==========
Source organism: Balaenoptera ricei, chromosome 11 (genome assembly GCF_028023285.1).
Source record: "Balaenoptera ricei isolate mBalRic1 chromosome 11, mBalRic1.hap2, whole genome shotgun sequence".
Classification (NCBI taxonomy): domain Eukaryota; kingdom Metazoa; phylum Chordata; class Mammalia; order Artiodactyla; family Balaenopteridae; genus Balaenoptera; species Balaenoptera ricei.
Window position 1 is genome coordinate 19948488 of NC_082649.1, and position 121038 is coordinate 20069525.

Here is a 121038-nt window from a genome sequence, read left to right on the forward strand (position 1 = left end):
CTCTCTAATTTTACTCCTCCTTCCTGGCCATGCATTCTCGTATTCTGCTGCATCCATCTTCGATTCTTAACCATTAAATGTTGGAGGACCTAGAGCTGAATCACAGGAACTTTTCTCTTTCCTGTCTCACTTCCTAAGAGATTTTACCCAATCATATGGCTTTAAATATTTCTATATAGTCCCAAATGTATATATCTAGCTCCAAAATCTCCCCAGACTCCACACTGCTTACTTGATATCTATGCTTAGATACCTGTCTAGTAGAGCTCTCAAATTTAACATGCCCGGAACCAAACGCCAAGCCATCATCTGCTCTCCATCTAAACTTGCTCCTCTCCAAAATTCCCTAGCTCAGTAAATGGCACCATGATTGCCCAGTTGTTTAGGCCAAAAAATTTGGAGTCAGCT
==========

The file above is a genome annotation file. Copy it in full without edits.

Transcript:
Source organism: Balaenoptera ricei, chromosome 11 (genome assembly GCF_028023285.1).
Source record: "Balaenoptera ricei isolate mBalRic1 chromosome 11, mBalRic1.hap2, whole genome shotgun sequence".
Classification (NCBI taxonomy): domain Eukaryota; kingdom Metazoa; phylum Chordata; class Mammalia; order Artiodactyla; family Balaenopteridae; genus Balaenoptera; species Balaenoptera ricei.
Window position 1 is genome coordinate 19948488 of NC_082649.1, and position 121038 is coordinate 20069525.

Here is a 121038-nt window from a genome sequence, read left to right on the forward strand (position 1 = left end):
CTCTCTAATTTTACTCCTCCTTCCTGGCCATGCATTCTCGTATTCTGCTGCATCCATCTTCGATTCTTAACCATTAAATGTTGGAGGACCTAGAGCTGAATCACAGGAACTTTTCTCTTTCCTGTCTCACTTCCTAAGAGATTTTACCCAATCATATGGCTTTAAATATTTCTATATAGTCCCAAATGTATATATCTAGCTCCAAAATCTCCCCAGACTCCACACTGCTTACTTGATATCTATGCTTAGATACCTGTCTAGTAGAGCTCTCAAATTTAACATGCCCGGAACCAAACGCCAAGCCATCATCTGCTCTCCATCTAAACTTGCTCCTCTCCAAAATTCCCTAGCTCAGTAAATGGCACCATGATTGCCCAGTTGTTTAGGCCAAAAAATTTGGAGTCAGCT